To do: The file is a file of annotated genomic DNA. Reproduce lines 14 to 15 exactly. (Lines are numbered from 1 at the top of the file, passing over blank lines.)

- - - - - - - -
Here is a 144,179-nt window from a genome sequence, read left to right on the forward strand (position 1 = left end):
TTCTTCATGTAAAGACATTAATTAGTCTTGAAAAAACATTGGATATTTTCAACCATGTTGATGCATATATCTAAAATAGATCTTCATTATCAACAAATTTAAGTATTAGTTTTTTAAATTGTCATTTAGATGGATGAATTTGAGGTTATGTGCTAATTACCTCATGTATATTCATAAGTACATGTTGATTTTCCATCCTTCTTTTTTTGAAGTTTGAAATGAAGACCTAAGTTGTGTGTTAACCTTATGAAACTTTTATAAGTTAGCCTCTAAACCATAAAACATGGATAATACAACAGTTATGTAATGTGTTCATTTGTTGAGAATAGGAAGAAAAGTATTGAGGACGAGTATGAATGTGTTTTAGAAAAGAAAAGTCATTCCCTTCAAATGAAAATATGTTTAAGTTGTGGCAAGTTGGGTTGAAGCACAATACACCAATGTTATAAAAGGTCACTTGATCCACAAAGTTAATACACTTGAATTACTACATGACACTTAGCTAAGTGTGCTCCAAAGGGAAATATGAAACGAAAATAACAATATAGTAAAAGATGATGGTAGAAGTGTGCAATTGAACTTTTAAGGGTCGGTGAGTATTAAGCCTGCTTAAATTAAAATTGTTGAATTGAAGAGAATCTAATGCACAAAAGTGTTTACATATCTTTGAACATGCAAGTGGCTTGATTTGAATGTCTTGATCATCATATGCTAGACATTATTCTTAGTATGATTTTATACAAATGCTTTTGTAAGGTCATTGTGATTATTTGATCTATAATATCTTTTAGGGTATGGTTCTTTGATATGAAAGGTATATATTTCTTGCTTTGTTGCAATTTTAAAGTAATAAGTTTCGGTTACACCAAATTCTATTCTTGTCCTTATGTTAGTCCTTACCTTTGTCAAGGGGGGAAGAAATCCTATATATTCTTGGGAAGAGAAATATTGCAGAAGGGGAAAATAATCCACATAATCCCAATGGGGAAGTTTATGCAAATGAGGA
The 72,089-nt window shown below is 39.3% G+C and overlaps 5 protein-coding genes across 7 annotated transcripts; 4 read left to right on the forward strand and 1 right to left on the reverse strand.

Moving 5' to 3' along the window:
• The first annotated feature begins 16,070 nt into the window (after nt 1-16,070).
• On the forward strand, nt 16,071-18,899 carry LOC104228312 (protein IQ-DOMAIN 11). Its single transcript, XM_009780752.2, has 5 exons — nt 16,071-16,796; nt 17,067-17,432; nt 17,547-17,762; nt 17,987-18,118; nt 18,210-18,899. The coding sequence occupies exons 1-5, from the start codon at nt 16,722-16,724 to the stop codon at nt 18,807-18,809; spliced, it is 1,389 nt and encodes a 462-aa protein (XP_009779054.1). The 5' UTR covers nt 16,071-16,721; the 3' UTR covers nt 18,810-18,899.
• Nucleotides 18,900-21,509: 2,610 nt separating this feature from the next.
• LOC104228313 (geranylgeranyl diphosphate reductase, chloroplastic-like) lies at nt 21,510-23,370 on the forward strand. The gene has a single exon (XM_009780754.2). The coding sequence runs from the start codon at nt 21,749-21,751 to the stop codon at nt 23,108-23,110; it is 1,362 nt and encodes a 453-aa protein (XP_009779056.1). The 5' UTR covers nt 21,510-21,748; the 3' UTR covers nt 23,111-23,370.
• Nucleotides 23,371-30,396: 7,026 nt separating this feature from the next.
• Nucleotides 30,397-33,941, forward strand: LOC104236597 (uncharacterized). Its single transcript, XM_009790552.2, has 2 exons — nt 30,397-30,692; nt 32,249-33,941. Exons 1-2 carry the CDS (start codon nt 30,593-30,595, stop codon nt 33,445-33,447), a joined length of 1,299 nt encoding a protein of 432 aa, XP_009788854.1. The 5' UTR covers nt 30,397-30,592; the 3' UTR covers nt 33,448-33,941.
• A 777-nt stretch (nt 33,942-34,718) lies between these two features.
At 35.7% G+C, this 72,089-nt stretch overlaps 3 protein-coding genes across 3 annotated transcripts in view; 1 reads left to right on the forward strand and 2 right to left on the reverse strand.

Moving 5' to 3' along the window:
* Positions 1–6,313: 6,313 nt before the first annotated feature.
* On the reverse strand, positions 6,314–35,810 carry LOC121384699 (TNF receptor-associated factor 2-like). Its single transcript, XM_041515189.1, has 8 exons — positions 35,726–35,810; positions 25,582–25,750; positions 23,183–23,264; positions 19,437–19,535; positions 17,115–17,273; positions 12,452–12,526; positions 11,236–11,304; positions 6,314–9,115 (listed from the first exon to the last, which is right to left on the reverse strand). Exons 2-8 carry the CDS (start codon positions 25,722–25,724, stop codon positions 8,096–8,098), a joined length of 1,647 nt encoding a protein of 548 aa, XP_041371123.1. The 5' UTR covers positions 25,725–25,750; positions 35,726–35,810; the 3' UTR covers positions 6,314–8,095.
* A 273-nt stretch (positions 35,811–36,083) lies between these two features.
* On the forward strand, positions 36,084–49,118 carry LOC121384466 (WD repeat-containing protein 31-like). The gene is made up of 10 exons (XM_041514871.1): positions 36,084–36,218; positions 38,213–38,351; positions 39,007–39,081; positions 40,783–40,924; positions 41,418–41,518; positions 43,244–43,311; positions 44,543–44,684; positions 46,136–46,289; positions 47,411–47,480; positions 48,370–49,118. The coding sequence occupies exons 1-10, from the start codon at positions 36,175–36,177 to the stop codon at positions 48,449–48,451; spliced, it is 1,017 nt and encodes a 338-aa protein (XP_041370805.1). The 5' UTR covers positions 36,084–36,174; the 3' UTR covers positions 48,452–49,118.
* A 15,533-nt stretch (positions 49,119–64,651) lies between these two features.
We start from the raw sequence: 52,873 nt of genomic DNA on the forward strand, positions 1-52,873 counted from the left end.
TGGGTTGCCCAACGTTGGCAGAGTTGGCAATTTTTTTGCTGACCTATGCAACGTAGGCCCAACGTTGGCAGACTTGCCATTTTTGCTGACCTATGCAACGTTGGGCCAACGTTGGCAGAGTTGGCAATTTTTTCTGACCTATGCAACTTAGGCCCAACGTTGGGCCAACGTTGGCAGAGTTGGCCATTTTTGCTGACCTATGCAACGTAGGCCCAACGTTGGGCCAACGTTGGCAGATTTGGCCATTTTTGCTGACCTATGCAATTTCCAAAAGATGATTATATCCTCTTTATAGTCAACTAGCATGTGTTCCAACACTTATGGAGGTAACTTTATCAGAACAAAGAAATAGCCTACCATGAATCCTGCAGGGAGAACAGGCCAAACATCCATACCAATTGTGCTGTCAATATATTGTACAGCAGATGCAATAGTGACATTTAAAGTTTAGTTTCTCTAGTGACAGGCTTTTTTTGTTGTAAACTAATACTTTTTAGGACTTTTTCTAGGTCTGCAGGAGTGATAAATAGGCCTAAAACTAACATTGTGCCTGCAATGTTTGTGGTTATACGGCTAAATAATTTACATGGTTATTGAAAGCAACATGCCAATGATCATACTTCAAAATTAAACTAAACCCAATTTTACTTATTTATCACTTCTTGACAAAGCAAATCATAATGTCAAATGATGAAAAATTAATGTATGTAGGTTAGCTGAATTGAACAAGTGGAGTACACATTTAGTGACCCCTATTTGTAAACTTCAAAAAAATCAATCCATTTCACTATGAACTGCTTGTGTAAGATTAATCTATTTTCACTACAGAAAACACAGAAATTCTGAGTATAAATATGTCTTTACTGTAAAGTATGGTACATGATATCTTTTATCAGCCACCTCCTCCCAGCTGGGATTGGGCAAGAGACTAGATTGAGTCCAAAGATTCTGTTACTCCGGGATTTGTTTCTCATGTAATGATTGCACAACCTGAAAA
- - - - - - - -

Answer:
* Positions 1–6,313: 6,313 nt before the first annotated feature.
* On the reverse strand, positions 6,314–35,810 carry LOC121384699 (TNF receptor-associated factor 2-like). Its single transcript, XM_041515189.1, has 8 exons — positions 35,726–35,810; positions 25,582–25,750; positions 23,183–23,264; positions 19,437–19,535; positions 17,115–17,273; positions 12,452–12,526; positions 11,236–11,304; positions 6,314–9,115 (listed from the first exon to the last, which is right to left on the reverse strand). Exons 2-8 carry the CDS (start codon positions 25,722–25,724, stop codon positions 8,096–8,098), a joined length of 1,647 nt encoding a protein of 548 aa, XP_041371123.1. The 5' UTR covers positions 25,725–25,750; positions 35,726–35,810; the 3' UTR covers positions 6,314–8,095.